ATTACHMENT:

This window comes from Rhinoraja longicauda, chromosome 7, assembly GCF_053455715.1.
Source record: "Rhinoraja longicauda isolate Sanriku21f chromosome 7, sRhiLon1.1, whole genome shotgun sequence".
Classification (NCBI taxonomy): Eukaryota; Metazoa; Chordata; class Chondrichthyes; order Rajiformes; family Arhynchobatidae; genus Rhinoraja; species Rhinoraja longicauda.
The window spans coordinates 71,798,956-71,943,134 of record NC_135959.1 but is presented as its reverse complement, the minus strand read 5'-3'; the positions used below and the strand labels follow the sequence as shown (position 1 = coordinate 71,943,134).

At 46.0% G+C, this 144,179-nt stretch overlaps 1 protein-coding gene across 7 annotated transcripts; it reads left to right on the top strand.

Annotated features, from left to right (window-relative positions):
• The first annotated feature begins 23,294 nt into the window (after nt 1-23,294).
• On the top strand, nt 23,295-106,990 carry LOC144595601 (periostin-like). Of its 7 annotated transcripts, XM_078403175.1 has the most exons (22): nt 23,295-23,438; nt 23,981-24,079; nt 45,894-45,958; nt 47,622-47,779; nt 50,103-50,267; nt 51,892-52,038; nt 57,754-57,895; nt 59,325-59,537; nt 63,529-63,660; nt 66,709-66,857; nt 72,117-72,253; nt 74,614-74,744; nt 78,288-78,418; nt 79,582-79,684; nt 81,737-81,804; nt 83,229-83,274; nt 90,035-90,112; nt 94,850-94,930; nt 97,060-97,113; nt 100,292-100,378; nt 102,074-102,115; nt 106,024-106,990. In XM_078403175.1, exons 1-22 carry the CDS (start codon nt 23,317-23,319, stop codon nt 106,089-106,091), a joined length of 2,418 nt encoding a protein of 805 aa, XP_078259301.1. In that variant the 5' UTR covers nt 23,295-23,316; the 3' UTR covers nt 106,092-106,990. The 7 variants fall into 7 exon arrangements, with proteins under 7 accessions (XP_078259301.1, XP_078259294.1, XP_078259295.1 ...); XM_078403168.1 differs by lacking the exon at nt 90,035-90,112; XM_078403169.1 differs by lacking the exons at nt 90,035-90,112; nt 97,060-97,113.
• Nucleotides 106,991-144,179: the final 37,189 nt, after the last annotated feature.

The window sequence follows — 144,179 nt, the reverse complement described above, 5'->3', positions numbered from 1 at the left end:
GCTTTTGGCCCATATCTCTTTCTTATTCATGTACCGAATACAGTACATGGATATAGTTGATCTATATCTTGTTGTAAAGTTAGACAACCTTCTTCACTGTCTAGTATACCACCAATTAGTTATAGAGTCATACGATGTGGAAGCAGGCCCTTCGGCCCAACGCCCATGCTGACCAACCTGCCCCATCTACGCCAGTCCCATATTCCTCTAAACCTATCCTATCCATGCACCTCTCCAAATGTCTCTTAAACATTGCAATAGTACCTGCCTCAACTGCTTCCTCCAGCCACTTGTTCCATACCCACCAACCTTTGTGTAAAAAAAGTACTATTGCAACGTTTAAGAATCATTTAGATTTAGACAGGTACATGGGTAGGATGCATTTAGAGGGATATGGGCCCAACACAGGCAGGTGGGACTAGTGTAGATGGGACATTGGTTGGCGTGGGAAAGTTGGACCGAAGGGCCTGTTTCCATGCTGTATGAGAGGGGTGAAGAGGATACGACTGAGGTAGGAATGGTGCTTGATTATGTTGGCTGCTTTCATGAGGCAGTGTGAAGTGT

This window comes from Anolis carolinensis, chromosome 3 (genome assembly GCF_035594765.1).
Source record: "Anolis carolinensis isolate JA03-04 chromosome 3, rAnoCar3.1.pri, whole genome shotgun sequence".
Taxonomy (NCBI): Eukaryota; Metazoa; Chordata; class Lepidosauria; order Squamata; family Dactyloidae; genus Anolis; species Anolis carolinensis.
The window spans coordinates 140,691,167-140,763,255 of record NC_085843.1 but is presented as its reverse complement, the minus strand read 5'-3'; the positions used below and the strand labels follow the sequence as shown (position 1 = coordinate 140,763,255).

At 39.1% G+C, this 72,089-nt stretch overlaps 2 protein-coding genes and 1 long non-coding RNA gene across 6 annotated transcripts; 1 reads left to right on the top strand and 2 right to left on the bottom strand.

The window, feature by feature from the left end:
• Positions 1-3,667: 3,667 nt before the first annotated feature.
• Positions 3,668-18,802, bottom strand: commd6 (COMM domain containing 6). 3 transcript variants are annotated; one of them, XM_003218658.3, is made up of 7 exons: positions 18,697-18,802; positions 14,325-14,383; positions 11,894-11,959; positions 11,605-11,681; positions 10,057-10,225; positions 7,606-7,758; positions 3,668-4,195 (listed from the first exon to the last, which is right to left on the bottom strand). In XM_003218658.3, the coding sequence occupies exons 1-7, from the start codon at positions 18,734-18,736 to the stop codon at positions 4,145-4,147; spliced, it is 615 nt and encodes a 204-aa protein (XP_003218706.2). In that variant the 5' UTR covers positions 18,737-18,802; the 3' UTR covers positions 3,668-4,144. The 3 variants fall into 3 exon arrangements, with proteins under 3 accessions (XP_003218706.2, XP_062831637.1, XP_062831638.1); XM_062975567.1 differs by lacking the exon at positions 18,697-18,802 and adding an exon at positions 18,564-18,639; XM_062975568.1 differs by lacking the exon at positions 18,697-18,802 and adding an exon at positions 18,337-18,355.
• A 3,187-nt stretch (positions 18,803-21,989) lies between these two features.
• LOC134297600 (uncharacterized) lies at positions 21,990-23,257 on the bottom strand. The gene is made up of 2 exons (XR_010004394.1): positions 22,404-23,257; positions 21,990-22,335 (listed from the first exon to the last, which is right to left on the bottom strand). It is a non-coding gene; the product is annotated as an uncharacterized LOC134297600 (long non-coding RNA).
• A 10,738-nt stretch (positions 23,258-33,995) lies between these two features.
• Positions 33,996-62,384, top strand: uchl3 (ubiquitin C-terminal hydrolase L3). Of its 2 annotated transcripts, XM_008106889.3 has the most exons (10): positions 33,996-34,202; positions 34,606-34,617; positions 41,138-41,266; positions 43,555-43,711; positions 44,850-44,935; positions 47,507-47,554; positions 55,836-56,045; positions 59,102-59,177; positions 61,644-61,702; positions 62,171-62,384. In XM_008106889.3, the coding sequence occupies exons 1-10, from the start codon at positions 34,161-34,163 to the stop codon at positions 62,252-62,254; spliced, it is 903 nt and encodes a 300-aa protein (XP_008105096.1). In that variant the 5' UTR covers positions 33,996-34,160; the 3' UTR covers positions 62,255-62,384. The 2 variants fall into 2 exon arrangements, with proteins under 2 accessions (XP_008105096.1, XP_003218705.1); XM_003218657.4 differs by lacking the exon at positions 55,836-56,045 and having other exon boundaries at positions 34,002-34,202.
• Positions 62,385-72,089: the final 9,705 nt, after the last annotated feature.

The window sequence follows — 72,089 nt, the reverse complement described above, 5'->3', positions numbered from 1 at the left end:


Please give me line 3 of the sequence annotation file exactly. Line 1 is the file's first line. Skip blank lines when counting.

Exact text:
Classification (NCBI taxonomy): Eukaryota; Metazoa; Chordata; class Chondrichthyes; order Rajiformes; family Arhynchobatidae; genus Rhinoraja; species Rhinoraja longicauda.